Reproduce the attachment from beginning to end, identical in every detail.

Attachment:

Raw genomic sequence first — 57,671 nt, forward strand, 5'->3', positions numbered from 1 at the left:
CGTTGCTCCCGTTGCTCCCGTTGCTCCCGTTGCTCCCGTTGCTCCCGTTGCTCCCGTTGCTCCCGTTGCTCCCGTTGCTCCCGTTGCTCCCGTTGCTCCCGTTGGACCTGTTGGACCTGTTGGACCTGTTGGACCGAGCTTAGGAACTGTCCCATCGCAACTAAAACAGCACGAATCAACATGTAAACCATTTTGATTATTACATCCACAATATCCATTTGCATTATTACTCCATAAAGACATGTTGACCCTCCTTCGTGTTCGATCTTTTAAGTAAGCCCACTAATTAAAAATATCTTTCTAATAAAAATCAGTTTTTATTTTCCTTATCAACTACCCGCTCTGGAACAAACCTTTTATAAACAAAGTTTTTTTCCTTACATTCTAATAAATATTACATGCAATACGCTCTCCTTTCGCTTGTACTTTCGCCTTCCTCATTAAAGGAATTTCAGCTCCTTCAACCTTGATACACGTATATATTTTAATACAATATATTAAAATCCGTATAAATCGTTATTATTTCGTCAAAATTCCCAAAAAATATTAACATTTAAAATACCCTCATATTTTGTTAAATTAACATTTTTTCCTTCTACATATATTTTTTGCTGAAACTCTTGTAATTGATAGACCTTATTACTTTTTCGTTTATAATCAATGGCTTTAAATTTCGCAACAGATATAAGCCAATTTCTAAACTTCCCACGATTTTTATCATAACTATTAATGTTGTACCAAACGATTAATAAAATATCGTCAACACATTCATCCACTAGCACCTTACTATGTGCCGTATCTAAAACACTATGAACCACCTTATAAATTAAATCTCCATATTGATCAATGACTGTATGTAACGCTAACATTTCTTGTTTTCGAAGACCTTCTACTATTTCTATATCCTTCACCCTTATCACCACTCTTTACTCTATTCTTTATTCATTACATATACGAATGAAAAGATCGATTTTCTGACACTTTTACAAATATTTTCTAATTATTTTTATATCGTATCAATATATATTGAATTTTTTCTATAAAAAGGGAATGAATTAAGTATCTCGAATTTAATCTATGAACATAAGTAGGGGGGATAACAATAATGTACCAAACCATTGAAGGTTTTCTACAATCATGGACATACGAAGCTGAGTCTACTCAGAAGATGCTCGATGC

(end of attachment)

Raw genomic sequence first — 57,671 nt, forward strand, 5'->3', positions numbered from 1 at the left:
CGTTGCTCCCGTTGCTCCCGTTGCTCCCGTTGCTCCCGTTGCTCCCGTTGCTCCCGTTGCTCCCGTTGCTCCCGTTGCTCCCGTTGCTCCCGTTGCTCCCGTTGGACCTGTTGGACCTGTTGGACCTGTTGGACCGAGCTTAGGAACTGTCCCATCGCAACTAAAACAGCACGAATCAACATGTAAACCATTTTGATTATTACATCCACAATATCCATTTGCATTATTACTCCATAAAGACATGTTGACCCTCCTTCGTGTTCGATCTTTTAAGTAAGCCCACTAATTAAAAATATCTTTCTAATAAAAATCAGTTTTTATTTTCCTTATCAACTACCCGCTCTGGAACAAACCTTTTATAAACAAAGTTTTTTTCCTTACATTCTAATAAATATTACATGCAATACGCTCTCCTTTCGCTTGTACTTTCGCCTTCCTCATTAAAGGAATTTCAGCTCCTTCAACCTTGATACACGTATATATTTTAATACAATATATTAAAATCCGTATAAATCGTTATTATTTCGTCAAAATTCCCAAAAAATATTAACATTTAAAATACCCTCATATTTTGTTAAATTAACATTTTTTCCTTCTACATATATTTTTTGCTGAAACTCTTGTAATTGATAGACCTTATTACTTTTTCGTTTATAATCAATGGCTTTAAATTTCGCAACAGATATAAGCCAATTTCTAAACTTCCCACGATTTTTATCATAACTATTAATGTTGTACCAAACGATTAATAAAATATCGTCAACACATTCATCCACTAGCACCTTACTATGTGCCGTATCTAAAACACTATGAACCACCTTATAAATTAAATCTCCATATTGATCAATGACTGTATGTAACGCTAACATTTCTTGTTTTCGAAGACCTTCTACTATTTCTATATCCTTCACCCTTATCACCACTCTTTACTCTATTCTTTATTCATTACATATACGAATGAAAAGATCGATTTTCTGACACTTTTACAAATATTTTCTAATTATTTTTATATCGTATCAATATATATTGAATTTTTTCTATAAAAAGGGAATGAATTAAGTATCTCGAATTTAATCTATGAACATAAGTAGGGGGGATAACAATAATGTACCAAACCATTGAAGGTTTTCTACAATCATGGACATACGAAGCTGAGTCTACTCAGAAGATGCTCGATGC